The enquiry was undertaken between 12 June and 17 October 2020. 470 police officers from 39 countries participated in this year’s survey, by filling out an online survey anonymously. As always, we asked the respondents to comment on the findings, and their thoughts and observations are included in this report. 47 percent of the respondents were from North America and 44 percent came from Europe. The rest were from Oceania (3 %), Asia (3 %), South America (2 %), Africa (0.5 %) and representatives from international organisations such as INTERPOL and Europol (0.5 %).

BUSINESS INSIGHT
– DRIVERS FOR ADDRESSING CHILD SEXUAL ABUSE MATERIAL IN A CORPORATE ENVIRONMENT

Part two of the report provides insight into why companies decide to take a stand and prevent child sexual abuse material in their corporate environment.

Sixteen organisations

Qualitative interviews were conducted with sixteen individuals from sixteen different companies and organisations. All organisations had previously identified the risks associated with child sexual abuse material being consumed, downloaded or distributed within the company network or on company devices. The respondents were selected from five different areas: Sustainability (3), Ethics & Compliance (4), IT Security (3), HR (3) and Legal (3). The interviews were conducted between June–September 2020. All respondents were asked the same questions, and each interview took between 30–60 minutes.

Wide range of industries

The selected businesses and organisations are from a wide range of different industries, of different sizes, and from both the private and public sector. Companies that operate on an international market and on a one-country market were both represented. The majority of the companies have Swedish head quarters.

Insight into drivers

The insights and views collected from the interviews are presented as a merged point of view. The objective was not to present a statistical overview of what the respondents said, but instead give insight into the drivers behind taking action on the issue of child sexual abuse material in a corporate environment. Individuals, organisations and industries have been anonymised in the report.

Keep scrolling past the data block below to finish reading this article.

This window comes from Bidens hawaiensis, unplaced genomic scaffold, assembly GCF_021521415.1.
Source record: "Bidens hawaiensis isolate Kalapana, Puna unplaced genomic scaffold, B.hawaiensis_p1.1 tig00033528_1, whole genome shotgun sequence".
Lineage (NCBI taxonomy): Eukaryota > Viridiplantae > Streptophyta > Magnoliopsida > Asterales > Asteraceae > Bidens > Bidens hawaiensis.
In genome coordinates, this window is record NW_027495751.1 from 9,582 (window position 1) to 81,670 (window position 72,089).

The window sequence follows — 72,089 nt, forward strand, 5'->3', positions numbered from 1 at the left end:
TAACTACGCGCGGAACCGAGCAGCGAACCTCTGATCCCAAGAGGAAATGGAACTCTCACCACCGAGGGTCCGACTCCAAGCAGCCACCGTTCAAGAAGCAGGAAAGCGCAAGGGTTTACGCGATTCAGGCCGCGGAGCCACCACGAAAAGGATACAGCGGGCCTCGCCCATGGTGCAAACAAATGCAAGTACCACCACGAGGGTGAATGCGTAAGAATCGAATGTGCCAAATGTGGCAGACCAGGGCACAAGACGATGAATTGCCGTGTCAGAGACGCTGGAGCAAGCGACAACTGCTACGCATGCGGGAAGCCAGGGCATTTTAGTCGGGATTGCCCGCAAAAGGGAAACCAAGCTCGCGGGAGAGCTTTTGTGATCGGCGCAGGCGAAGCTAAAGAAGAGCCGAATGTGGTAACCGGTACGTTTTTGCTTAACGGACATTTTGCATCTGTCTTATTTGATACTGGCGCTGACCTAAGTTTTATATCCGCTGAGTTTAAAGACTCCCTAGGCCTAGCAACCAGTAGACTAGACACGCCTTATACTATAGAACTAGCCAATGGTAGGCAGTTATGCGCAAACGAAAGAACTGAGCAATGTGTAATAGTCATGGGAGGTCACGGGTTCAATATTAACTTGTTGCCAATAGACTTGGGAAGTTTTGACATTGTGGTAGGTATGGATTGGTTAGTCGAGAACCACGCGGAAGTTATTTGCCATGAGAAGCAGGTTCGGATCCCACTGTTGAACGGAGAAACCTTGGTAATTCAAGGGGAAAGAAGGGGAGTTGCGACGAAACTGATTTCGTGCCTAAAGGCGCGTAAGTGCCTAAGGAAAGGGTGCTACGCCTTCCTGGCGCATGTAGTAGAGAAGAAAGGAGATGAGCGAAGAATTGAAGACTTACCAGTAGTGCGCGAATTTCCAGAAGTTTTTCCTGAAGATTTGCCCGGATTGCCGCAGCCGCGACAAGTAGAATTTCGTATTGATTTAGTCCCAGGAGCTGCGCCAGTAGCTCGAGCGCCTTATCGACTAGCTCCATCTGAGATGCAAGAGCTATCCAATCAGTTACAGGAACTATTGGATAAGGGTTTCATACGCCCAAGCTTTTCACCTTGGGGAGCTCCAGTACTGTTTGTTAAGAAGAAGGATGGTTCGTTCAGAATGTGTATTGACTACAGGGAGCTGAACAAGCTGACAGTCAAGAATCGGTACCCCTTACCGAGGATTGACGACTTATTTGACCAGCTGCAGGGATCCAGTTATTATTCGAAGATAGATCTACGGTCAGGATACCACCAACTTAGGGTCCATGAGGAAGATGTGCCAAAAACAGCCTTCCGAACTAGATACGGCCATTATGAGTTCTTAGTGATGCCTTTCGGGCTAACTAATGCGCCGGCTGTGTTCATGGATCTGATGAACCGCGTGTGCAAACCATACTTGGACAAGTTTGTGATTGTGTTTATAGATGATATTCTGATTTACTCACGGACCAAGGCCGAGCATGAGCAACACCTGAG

INTERVIEWS IN THE REPORT

To contextualise the results of the study, we have conducted interviews with a number of distinguished experts in this field, listed here in the order in which they appear in this report:

Anna Borgström

CEO, NetClean

Cathal Delaney

Head of Team, Analysis Project Twins, EC3, Europol

John Shehan

Vice President, Exploited Children Division, National Center for Missing and Exploited Children (NCMEC), USA

John Pizzuro

NJ ICAC Commander, New Jersey State Police, USA

Patrick Cordner

Head of Swedish Cybercrime Center (SC3), National Operative Department, Sweden

Rob Jones

Director Threat Leadership, National Crime Agency, UK

Simon Bailey

Chief Constable, Norfolk Constabulary, National Police Chiefs’ Council Lead on Child Protection, UK

Uri Sadeh

Adv. MSc. Coordinator of the Crimes against Children Unit, INTERPOL

Elaine Weidman Grunewald

Global Sustainability Executive, and Founder,
AI Sustainability Center